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A Stop Smoking in Schools Trial: A process evaluation of the implementation of ASSIST in Scotland

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In 2014 the Institute for Social Marketing and a team of collaborators were appointed to conduct a process evaluation of ASSIST (A Stop Smoking in Schools Trial). ASSIST is a peer-led, school-based smoking prevention programme that encourages the dissemination of non-smoking norms by training students aged 12-14 to work as peer supporters. ASSIST was previously evaluated via a large cluster randomised trial of 59 schools in South Wales and Avon, England. Results from this trial showed that ASSIST was effective and cost effective at reducing smoking prevalence in young people (Campbell et al 2008), (Hollingworth et al 2012). This led to the wider roll out of ASSIST in parts of England and Wales and more recently in Scotland.

The overall aim of the study was to evaluate the process of implementing ASSIST in Scotland.

Three different delivery models were piloted in three NHS boards. This did not impact on fidelity or acceptability which was rated highly. Partnership working, from the onset, was viewed as being key to successful delivery and securing school participation. Feedback was overwhelmingly positive regarding the wider benefits of taking part in ASSIST for peer supporters (i.e. personal and communication skills) but also for the school and communities. There was less certainty regarding the extent of message diffusion and the impact this may have an adolescence smoking prevalence. Student survey results showed no significant change in self-reported smoking prevalence between baseline (1.6%) and follow-up (1.8%) and conversation recall with a peer supporter was low at 9%.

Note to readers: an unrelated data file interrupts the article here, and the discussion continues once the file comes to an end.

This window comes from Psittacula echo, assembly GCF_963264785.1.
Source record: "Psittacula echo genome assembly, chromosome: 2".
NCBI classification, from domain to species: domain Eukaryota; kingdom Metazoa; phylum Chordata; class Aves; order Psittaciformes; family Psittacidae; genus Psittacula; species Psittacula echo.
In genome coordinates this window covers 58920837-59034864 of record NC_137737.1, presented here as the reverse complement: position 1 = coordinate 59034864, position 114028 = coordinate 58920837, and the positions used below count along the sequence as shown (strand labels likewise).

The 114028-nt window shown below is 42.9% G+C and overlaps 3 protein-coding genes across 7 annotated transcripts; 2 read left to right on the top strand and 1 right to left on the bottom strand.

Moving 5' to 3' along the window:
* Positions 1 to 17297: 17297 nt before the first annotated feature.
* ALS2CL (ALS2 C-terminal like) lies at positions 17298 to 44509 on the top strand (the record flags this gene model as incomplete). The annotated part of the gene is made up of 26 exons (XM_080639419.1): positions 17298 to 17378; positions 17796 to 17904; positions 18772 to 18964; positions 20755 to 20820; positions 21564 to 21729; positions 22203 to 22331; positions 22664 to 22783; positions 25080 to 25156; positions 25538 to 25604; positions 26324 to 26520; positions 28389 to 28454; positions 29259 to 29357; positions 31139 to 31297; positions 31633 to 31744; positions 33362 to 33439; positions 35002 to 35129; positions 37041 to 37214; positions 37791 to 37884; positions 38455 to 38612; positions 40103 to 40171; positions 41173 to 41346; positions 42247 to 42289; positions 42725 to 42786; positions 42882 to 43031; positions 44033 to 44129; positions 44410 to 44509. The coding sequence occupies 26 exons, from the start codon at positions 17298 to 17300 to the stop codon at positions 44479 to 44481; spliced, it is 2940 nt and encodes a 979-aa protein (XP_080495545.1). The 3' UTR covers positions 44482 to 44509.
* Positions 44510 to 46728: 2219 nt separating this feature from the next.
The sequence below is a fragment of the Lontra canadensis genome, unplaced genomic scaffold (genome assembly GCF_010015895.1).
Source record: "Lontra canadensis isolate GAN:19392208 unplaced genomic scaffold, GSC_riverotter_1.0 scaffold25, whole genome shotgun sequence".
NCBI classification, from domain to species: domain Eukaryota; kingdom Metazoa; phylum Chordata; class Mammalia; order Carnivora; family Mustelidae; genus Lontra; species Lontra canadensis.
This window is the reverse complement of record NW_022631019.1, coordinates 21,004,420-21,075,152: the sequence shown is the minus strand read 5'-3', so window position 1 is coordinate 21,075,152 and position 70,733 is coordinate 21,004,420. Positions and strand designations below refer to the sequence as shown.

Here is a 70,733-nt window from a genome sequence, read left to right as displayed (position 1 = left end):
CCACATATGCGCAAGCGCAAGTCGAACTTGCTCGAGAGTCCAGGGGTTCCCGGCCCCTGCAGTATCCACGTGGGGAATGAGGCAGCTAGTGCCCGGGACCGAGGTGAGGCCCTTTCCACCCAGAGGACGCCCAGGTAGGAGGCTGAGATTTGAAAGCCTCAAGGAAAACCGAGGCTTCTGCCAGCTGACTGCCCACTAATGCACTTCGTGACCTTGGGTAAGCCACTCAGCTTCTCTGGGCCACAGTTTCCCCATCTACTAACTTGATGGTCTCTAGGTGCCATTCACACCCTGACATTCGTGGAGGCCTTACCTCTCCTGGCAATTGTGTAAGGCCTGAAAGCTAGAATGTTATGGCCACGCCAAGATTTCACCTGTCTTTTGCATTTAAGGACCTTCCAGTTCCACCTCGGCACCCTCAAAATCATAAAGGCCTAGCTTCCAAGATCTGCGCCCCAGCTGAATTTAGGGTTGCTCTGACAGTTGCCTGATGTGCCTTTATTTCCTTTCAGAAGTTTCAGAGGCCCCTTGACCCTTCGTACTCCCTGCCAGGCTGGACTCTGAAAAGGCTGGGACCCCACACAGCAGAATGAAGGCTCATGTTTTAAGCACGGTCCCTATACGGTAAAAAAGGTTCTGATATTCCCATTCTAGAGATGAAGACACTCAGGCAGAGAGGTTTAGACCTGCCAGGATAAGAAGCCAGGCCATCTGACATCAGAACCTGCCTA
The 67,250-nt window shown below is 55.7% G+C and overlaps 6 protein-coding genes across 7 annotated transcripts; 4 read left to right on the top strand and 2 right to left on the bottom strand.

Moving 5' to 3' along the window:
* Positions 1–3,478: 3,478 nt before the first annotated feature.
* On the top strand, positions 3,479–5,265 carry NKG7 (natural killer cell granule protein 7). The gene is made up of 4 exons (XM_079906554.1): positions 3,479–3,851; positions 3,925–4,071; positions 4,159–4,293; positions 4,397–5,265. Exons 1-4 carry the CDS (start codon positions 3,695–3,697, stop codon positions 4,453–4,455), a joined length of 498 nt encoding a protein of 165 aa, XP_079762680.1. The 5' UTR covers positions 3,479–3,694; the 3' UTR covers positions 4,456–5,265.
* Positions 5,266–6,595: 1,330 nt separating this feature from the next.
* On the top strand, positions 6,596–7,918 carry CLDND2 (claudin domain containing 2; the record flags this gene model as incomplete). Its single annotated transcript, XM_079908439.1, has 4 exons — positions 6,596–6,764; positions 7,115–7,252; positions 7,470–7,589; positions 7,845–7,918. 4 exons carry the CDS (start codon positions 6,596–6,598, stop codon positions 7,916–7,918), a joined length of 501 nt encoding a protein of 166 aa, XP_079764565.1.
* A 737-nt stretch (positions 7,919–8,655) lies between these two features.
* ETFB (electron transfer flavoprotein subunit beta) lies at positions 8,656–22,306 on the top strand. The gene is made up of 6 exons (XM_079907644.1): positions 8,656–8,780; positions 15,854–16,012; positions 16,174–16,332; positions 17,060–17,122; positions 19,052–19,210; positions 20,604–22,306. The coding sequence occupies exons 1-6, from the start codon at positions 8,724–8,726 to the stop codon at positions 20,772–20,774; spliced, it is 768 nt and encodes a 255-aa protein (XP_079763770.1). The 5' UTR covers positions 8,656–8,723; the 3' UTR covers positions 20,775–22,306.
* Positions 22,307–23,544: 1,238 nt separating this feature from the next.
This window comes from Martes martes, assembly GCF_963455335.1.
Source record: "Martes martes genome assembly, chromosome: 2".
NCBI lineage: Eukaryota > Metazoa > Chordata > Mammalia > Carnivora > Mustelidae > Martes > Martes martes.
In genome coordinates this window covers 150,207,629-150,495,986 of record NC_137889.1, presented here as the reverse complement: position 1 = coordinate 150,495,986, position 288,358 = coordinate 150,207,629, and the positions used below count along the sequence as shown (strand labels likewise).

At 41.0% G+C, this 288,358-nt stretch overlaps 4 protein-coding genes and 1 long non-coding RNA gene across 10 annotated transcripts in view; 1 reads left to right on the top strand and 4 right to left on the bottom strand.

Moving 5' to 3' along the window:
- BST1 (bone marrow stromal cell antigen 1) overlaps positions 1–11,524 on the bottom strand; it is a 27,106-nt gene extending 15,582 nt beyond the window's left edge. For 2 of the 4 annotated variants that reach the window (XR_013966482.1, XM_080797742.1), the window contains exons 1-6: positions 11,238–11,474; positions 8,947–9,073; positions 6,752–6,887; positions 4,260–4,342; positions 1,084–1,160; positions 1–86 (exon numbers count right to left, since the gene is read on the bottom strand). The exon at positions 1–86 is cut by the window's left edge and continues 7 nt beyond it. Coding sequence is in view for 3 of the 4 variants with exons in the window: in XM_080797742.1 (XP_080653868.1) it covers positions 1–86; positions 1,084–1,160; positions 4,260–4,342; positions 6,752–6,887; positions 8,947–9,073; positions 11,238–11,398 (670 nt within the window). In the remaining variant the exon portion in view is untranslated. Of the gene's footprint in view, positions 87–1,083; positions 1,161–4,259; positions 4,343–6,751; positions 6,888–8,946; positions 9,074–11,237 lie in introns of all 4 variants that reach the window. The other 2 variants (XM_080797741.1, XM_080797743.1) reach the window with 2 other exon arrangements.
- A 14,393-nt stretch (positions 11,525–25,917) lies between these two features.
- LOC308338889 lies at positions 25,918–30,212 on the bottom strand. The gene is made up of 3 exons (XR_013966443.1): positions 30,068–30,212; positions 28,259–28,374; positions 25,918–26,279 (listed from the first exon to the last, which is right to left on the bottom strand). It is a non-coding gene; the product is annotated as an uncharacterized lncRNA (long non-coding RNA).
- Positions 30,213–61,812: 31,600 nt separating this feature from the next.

However, it is important that the current context (where regular smoking prevalence is 2% overall in 13 year olds in Scotland (SALSUS, 2015 is taken into account. Opportunities to have informal conversations about smoking with peers may now be limited due to the ongoing decline in adolescent smoking since ASSIST was first developed. In addition, the data collection mode was a self-complete survey, so there is a possibility that by follow-up (12 weeks after baseline) young people may simply not remember conversation(s) with a peer supporter or may not have known that they had spoken with a peer supporter.

Overall, this study has demonstrated that it is feasible and acceptable to deliver the ASSIST programme in Scottish schools, although questions remain about the extent of message diffusion. Further consideration is required to assess whether delivery of ASSIST still offers a suitable return on investment and what role it may play in schools in areas of deprivation where smoking rates are higher. Now may be the time to consider whether, 13 years on from the original Randomised Control Trial, an implementation trial of ASSIST is warranted to determine if it is still effective and cost effective.